It’s time to once again fire up the grill so the flames can imbue wedges of romaine lettuce with a whole new flavour and texture profile. And when the hunks of flame-licked greens are adorned with chunky vegetables and a creamy tahini dressing, you have an epic meal. For extra protein, the romaine steak can also be topped with chickpeas, cooked lentils, high-quality tinned sardines, or chunks of smoked trout.
Stirring the little swimmers known as anchovies into dressings adds a “what’s that?” umami-salty flavour without making them taste fishy.
In bowl, toss together tomatoes, cucumber, bell pepper, olives, green onions, and red wine vinegar.
Halve heads of romaine lengthwise and lightly brush with oil. Build a medium-hot fire in a charcoal grill, or heat a gas grill to medium. Alternatively, heat cast-iron grill pan over medium-high heat on the stovetop. Place romaine halves cut-side down on grill, and cook, turning once, until charred and slightly wilted, about 4 minutes.
In small bowl, whisk together olive oil, lemon juice, tahini, anchovies (if using), garlic, paprika, and black pepper. If not using anchovies, stir in a couple pinches of salt. If mixture is too thick, thin by whisking in a small amount of warm water.
Transfer lettuce, cut sides up, to serving plates, and season with salt and pepper, if you wish. Top with tomato mixture and drizzle tahini dressing overtop. Sprinkle with feta and mint or basil.
This recipe is part of the The Green Party collection.
Crunchy, with sharp and satisfying flavour, this hearty salad is a great accompaniment to tacos (including the ones in the next recipe). Cabbage is high in fibre and vitamins C and K. Higher consumption of cruciferous vegetables such as radishes and cabbage is linked to lower rates of cancer. Make ahead Unlike a typical green salad, this one can stand up to an hour or two in the fridge, so if you want to make it ahead of time, go for it. The cabbage will soften up and some water will be released; just drain any excess before serving.
These taco-inspired lettuce wraps are full of vibrant flavour tempered by subtle heat, all topped off with a zingy tomatillo salsa. Shredding the chicken helps to make a small quantity of chicken feed a crowd, and the texture pairs well with the light wrapper. The bright salsa features heart-healthy tomatillos, which contain phytochemicals called withanolides, which studies have found can help inhibit cancer cell growth. Quick shred If you have a kitchen mixer with a paddle attachment, you can use it to quickly and easily shred chicken for taco lettuce wraps. After chicken has rested, add it to the bowl of a stand mixer with a paddle attachment. Reserve any pan juices that may have accumulated in the baking dish. Turn mixer on to a low-to-medium speed and process the chicken for 30 seconds to 1 minute, so that chicken is just separated, being careful not to overprocess. Add in cooking juices and mix through with spoon. To shred chicken by hand, use two forks to gently pull meat apart before combining with pan juices.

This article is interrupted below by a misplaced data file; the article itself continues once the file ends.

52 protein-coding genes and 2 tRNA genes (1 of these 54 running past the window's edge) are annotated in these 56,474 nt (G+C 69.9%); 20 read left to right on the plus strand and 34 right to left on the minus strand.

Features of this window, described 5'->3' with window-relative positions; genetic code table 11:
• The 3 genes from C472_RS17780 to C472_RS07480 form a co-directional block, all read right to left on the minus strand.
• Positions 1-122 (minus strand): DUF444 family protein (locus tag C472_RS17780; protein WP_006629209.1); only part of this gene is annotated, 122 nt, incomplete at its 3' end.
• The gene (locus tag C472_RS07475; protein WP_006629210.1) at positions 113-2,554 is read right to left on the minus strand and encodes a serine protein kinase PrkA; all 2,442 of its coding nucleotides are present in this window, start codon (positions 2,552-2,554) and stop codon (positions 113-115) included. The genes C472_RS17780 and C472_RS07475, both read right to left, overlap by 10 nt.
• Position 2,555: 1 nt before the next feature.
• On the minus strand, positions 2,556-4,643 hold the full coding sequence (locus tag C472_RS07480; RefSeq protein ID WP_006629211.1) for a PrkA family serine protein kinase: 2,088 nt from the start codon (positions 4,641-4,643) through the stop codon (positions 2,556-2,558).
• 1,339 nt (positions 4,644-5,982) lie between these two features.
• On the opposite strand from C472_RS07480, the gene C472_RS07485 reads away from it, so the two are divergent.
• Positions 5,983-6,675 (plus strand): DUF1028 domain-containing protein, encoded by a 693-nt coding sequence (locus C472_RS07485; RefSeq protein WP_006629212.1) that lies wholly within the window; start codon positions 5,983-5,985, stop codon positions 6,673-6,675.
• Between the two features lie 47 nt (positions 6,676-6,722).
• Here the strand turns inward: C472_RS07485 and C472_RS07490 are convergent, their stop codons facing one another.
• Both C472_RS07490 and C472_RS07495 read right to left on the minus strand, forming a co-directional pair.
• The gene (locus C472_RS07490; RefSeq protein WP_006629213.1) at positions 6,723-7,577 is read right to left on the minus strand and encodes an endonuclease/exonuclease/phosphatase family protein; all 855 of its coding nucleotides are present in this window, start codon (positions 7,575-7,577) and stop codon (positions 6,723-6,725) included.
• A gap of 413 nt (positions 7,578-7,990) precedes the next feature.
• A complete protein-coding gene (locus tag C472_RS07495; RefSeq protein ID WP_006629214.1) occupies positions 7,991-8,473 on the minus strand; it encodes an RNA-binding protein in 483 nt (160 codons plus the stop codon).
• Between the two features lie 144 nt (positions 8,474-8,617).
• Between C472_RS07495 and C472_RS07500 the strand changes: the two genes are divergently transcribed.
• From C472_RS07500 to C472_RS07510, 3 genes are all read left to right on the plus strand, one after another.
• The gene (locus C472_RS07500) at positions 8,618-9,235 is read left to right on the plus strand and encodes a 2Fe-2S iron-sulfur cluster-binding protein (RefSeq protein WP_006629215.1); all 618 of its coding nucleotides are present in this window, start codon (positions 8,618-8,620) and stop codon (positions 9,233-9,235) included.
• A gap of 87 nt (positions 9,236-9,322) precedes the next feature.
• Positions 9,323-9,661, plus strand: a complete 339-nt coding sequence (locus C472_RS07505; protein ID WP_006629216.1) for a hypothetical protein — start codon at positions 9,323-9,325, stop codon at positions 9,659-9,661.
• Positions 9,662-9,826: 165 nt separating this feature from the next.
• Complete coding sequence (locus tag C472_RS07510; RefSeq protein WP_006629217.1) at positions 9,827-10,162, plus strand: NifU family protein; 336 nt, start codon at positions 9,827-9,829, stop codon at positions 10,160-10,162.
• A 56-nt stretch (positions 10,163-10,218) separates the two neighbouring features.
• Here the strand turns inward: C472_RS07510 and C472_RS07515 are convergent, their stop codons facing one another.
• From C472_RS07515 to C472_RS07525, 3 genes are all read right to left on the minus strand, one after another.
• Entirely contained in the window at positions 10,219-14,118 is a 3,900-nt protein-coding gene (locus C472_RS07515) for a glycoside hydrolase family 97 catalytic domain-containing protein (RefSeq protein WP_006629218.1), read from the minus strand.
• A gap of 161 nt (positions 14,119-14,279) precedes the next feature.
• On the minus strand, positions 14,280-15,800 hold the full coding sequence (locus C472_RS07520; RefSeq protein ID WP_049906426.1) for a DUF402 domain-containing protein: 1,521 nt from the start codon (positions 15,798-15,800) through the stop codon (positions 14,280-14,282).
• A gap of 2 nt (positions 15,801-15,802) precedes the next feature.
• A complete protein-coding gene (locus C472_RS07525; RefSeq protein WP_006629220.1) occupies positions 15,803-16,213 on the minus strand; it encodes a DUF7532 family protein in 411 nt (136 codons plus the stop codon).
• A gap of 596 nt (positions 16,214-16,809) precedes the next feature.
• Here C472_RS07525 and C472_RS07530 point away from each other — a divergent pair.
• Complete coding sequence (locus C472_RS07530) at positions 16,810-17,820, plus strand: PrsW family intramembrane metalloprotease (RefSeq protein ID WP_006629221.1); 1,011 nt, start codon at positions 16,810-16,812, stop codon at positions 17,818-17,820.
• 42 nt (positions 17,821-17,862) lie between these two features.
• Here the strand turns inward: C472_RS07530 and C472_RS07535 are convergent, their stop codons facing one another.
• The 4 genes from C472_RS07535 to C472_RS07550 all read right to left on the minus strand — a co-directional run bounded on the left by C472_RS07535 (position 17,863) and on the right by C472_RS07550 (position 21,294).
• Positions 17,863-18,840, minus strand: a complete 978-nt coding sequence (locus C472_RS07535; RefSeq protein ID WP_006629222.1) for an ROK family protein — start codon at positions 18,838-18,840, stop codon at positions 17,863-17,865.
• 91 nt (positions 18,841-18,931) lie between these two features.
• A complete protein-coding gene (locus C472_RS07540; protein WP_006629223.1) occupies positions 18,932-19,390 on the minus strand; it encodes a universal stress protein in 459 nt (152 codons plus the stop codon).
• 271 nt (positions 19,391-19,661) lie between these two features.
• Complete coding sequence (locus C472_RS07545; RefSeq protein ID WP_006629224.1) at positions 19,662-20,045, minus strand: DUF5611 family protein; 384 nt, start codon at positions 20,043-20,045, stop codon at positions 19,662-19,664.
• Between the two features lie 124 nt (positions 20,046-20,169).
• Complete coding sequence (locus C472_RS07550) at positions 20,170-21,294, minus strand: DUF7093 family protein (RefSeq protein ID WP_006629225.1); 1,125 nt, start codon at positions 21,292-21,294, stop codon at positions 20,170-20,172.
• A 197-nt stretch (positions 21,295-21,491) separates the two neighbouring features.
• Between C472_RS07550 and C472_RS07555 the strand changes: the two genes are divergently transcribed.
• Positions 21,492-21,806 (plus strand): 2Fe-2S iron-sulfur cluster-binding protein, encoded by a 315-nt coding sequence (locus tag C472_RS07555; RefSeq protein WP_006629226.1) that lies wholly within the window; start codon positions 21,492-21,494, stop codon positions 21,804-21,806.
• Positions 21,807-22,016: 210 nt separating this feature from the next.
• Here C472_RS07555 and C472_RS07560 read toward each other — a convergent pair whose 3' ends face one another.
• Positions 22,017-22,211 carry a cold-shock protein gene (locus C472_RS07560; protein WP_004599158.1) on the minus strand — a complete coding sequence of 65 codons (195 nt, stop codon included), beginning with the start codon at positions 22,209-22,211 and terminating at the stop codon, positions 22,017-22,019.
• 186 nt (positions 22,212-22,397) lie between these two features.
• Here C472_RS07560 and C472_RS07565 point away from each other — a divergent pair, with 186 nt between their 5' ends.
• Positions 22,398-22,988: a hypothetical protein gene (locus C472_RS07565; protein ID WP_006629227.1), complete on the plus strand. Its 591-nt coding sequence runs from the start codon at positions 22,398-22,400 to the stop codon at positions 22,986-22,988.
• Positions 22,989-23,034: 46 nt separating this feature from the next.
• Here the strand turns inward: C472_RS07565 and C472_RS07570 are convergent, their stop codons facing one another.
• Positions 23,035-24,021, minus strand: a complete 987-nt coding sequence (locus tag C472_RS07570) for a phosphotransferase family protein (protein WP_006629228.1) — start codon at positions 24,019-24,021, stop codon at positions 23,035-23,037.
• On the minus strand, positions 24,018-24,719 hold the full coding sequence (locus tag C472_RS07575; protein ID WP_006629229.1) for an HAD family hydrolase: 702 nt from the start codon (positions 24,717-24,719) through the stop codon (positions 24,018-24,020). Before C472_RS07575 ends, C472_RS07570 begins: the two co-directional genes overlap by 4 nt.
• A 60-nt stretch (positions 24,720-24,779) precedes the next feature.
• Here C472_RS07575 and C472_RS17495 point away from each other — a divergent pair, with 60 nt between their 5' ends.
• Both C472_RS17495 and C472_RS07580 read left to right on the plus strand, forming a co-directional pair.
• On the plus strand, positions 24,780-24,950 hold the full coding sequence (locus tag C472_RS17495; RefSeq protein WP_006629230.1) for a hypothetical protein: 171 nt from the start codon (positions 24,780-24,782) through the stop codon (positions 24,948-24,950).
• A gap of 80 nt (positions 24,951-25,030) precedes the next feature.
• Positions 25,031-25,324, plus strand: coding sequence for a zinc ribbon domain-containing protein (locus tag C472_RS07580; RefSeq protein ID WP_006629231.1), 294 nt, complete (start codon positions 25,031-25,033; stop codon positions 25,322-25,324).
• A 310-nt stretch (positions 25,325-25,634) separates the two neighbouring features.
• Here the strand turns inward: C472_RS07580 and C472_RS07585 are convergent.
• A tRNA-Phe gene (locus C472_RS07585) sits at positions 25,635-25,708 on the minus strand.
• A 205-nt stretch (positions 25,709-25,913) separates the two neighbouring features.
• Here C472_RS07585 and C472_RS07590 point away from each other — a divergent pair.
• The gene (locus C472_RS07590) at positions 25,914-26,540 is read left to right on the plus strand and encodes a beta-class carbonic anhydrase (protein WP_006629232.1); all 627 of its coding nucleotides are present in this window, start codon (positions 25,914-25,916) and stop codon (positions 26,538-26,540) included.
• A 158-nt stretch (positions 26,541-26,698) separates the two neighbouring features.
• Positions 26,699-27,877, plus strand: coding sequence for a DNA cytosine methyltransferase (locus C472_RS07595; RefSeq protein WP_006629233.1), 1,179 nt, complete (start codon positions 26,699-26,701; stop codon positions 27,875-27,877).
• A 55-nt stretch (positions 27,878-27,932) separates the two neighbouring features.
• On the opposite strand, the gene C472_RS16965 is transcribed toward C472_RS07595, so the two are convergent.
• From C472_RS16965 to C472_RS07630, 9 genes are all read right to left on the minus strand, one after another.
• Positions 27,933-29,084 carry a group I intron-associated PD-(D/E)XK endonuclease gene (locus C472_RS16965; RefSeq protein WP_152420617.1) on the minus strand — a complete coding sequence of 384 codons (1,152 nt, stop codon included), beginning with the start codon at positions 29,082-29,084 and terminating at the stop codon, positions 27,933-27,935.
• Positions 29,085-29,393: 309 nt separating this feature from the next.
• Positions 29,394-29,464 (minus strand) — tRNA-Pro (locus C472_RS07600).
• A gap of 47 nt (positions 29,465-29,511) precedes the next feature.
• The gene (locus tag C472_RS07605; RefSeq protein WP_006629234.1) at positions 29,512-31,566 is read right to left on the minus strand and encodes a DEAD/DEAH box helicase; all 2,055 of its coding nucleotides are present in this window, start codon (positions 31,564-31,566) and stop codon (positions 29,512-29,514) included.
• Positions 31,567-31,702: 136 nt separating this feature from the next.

This rich bean dip is delicious warm or cold. It’s also a good source of protein, iron, and potassium. A single serving of this dip will help Dad get 19 percent of the recommended daily value of dietary fibre. Dried pasilla peppers impart a smoky, earthy fruitiness balanced with mild spice from a hint of hot paprika and cayenne. And those canned tomatoes add a nice hit of lycopene to an already healthy dish. Epazote (Eh-pah-zo-tay) Epazote has a history of use as a medicinal herb throughout Latin America and is a frequent ingredient in bean dishes because of its antiflatulent properties as well as its pleasant aromatic taste. Its flavour has no direct comparison but is reminiscent of oregano, tarragon, or licorice. There is a pungency to the scent, which some have described as having notes of kerosene, but it imparts a pleasing, earthy, and herbal quality to dishes. Dried epazote added to beans can help reduce their gas-causing properties. Epazote contains saponins, which can be toxic in copious quantities, so sparing use is recommended. Look out for it at specialty culinary stores. If you can’t find it, try cilantro, fennel, or oregano.
Lime juice and ginger add a tropical whiff to this French-Japanese mashup, where seaweed tendrils and Dijon mustard bring out the umami flavours in mushrooms and eggplant. The ingredients might seem to be strange bedfellows, but they work. The result is somewhere between a quiche and a soufflé, with a gluten-free eggplant crust featuring punchy mustard and citrus. This makes for a hearty vegetarian main for brunch, lunch, or dinner with a side salad, or a filling side dish. Fresh or dried If you don’t have fresh thyme and parsley, use 1 tsp (5 mL) dried thyme (divided) and 1 Tbsp (15 mL) dried parsley. The flavours won’t be as pungent, but a little flavour is better than none.